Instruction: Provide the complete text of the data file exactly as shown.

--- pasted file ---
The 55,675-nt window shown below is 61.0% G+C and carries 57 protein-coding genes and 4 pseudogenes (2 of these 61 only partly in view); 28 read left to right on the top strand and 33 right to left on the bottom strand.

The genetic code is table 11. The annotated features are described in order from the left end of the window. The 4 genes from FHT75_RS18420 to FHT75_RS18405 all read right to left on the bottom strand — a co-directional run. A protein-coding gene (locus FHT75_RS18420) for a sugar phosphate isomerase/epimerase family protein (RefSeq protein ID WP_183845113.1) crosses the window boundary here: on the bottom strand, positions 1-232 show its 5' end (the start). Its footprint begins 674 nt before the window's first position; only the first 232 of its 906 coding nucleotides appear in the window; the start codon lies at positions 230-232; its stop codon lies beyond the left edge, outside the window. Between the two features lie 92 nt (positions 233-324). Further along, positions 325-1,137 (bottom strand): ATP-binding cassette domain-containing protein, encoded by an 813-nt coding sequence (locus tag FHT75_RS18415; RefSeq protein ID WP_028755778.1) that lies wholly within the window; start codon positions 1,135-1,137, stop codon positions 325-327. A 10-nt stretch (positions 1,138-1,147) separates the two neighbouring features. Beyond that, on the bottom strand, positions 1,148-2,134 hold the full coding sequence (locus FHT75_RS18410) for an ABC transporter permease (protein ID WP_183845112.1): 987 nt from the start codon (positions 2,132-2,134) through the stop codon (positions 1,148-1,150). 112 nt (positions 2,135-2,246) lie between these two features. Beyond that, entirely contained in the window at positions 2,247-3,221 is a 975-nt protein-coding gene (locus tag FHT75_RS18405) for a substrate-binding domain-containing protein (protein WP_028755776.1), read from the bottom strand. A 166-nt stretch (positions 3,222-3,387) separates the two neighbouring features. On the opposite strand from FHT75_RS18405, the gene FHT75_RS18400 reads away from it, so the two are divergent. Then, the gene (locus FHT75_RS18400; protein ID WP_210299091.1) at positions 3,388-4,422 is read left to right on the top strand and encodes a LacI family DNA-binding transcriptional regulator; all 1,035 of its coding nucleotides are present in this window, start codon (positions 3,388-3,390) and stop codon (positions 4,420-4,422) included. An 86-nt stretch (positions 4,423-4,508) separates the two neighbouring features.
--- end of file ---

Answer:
The 55,675-nt window shown below is 61.0% G+C and carries 57 protein-coding genes and 4 pseudogenes (2 of these 61 only partly in view); 28 read left to right on the top strand and 33 right to left on the bottom strand.

The genetic code is table 11. The annotated features are described in order from the left end of the window. The 4 genes from FHT75_RS18420 to FHT75_RS18405 all read right to left on the bottom strand — a co-directional run. A protein-coding gene (locus FHT75_RS18420) for a sugar phosphate isomerase/epimerase family protein (RefSeq protein ID WP_183845113.1) crosses the window boundary here: on the bottom strand, positions 1-232 show its 5' end (the start). Its footprint begins 674 nt before the window's first position; only the first 232 of its 906 coding nucleotides appear in the window; the start codon lies at positions 230-232; its stop codon lies beyond the left edge, outside the window. Between the two features lie 92 nt (positions 233-324). Further along, positions 325-1,137 (bottom strand): ATP-binding cassette domain-containing protein, encoded by an 813-nt coding sequence (locus tag FHT75_RS18415; RefSeq protein ID WP_028755778.1) that lies wholly within the window; start codon positions 1,135-1,137, stop codon positions 325-327. A 10-nt stretch (positions 1,138-1,147) separates the two neighbouring features. Beyond that, on the bottom strand, positions 1,148-2,134 hold the full coding sequence (locus FHT75_RS18410) for an ABC transporter permease (protein ID WP_183845112.1): 987 nt from the start codon (positions 2,132-2,134) through the stop codon (positions 1,148-1,150). 112 nt (positions 2,135-2,246) lie between these two features. Beyond that, entirely contained in the window at positions 2,247-3,221 is a 975-nt protein-coding gene (locus tag FHT75_RS18405) for a substrate-binding domain-containing protein (protein WP_028755776.1), read from the bottom strand. A 166-nt stretch (positions 3,222-3,387) separates the two neighbouring features. On the opposite strand from FHT75_RS18405, the gene FHT75_RS18400 reads away from it, so the two are divergent. Then, the gene (locus FHT75_RS18400; protein ID WP_210299091.1) at positions 3,388-4,422 is read left to right on the top strand and encodes a LacI family DNA-binding transcriptional regulator; all 1,035 of its coding nucleotides are present in this window, start codon (positions 3,388-3,390) and stop codon (positions 4,420-4,422) included. An 86-nt stretch (positions 4,423-4,508) separates the two neighbouring features.